[caption id="attachment_4767" align="aligncenter" width="200" caption="Actor Zak Santiago. Photo by Mitchell Parsons and courtesy of Zak Santiago and The Promotion People"][/caption]
In the Syfy Channel's Alice, the title character goes through the looking glass and ends up in a world filled with quirky and colorful characters. Just like the Lewis Carroll books on which this miniseries is based, Wonderland is ruled over with an iron fist by The Queen of Hearts, an ill-tempered monarch who, for some reason, has it in for Alice. Eager to meet our heroine in-person, The Queen dispatches two of her most trusted minions to bring Alice to her. Enter the 10 of Clubs, played by Zak Santiago.
"My character is kind of a righthand man for The Queen of Hearts [Kathy Bates], and in this story he's rolling with Mad March [Geoff Redknap]," explains Santiago during a break in production. "They are sent to find and capture Alice [Caterina Scorsone] and bring her to The Queen, who wants this very special ring [The Stone of Wonderland] that Alice was given. Mad March and 10 of Clubs are bounty hunters, so they possess a sort of severe coldness, but because there is such a humor in [director] Nick Willing's writing, they're almost like Laurel and Hardy. Here are these two deadly villains who aren't so much bumbling, but who don't really understand one another.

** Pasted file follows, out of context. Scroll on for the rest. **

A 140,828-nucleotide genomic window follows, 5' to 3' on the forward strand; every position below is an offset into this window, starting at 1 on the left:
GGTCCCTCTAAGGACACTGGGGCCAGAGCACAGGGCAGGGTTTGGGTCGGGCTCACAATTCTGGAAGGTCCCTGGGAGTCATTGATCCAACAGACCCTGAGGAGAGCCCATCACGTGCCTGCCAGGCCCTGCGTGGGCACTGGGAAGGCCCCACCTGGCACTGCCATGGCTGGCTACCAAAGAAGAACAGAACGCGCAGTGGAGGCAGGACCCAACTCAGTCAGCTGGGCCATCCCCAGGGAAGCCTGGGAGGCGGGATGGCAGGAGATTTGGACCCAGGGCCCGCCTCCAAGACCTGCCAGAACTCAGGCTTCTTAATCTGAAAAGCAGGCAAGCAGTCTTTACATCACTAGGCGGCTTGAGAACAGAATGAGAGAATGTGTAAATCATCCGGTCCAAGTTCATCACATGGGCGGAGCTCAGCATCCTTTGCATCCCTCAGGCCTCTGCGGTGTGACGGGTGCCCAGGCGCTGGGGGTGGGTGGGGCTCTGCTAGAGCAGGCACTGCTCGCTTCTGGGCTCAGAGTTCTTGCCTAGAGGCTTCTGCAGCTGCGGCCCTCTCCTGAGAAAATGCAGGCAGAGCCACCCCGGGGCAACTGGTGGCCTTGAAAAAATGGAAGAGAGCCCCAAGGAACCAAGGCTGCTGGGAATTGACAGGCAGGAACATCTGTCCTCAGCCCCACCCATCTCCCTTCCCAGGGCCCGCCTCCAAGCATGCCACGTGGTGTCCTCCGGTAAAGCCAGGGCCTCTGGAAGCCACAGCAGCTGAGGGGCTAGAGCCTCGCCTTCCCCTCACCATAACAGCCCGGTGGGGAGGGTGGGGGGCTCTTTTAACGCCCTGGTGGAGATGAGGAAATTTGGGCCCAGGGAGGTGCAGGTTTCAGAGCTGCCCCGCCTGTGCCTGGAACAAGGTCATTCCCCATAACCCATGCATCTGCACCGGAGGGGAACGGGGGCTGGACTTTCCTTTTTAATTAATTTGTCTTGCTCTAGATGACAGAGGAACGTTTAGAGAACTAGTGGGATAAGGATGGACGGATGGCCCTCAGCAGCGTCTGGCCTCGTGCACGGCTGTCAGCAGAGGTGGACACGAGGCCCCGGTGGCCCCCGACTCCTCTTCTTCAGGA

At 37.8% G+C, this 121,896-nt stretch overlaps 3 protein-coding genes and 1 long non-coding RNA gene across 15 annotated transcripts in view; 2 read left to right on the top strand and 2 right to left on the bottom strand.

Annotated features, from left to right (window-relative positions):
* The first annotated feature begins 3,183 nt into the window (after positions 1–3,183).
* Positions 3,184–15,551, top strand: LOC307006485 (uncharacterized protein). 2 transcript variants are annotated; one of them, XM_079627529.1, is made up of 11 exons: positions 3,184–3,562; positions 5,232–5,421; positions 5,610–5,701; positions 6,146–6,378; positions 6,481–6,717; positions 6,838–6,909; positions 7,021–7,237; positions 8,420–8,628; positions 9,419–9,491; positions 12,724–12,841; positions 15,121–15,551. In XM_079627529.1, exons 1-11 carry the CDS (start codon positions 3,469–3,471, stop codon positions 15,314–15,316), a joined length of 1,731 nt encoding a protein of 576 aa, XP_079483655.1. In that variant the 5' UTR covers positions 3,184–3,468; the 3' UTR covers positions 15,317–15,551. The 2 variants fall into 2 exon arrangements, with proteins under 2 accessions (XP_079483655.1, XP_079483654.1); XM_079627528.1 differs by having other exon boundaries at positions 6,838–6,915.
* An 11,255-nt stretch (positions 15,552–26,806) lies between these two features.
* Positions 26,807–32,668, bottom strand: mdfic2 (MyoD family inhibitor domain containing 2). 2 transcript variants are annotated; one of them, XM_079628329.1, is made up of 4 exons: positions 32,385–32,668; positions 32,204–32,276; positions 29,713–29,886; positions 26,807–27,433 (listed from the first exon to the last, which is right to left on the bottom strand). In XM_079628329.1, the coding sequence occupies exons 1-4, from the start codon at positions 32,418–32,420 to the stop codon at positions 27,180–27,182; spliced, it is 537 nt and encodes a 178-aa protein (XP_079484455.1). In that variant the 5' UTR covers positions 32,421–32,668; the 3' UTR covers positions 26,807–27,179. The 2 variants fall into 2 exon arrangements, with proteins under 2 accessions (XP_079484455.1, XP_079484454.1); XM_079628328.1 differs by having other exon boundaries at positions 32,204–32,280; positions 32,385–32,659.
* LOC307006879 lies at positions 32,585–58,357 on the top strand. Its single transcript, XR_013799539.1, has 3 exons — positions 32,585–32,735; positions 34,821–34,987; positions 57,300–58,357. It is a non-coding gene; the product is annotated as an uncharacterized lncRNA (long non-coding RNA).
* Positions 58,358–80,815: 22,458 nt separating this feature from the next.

"The Mad March can be described as this reconstructed, almost half-robotic assassin, and my character, the 10 of Clubs, is usually the one in charge of this type of operation. However, when Mad March is brought back to life, I have to bow to him a little bit, and this guy is really cold. So 10 of Clubs is trying to be ruthless, while at the same time trying to develop a relationship with this machine-like assassin. And the thing is, 10 of Clubs is usually a tough guy, but there are other times where he'll show his cowardice.
"As an actor, the trick is to find these comedic levels with your character without being too campy, and to be part of this fantasy world without descending into caricature. You don't want to be false; you have to be 100% committed, even if the situation gets ridiculous at times. That's one of the hurdles, though, with this type of storytelling. It may be a children's story, but adults are going to watch it, too, and there's dark humor in it. So it's much more difficult to play as opposed to a broad farce, sitcom or straightforward children's show. So that's a challenge, but a good one, and my character has definitely been fun for me to play."
[caption id="attachment_4768" align="aligncenter" width="300" caption="The 10 of Clubs (Santiago) in the Syfy Channel's Alice. Photo copyright of The Syfy Channel"][/caption]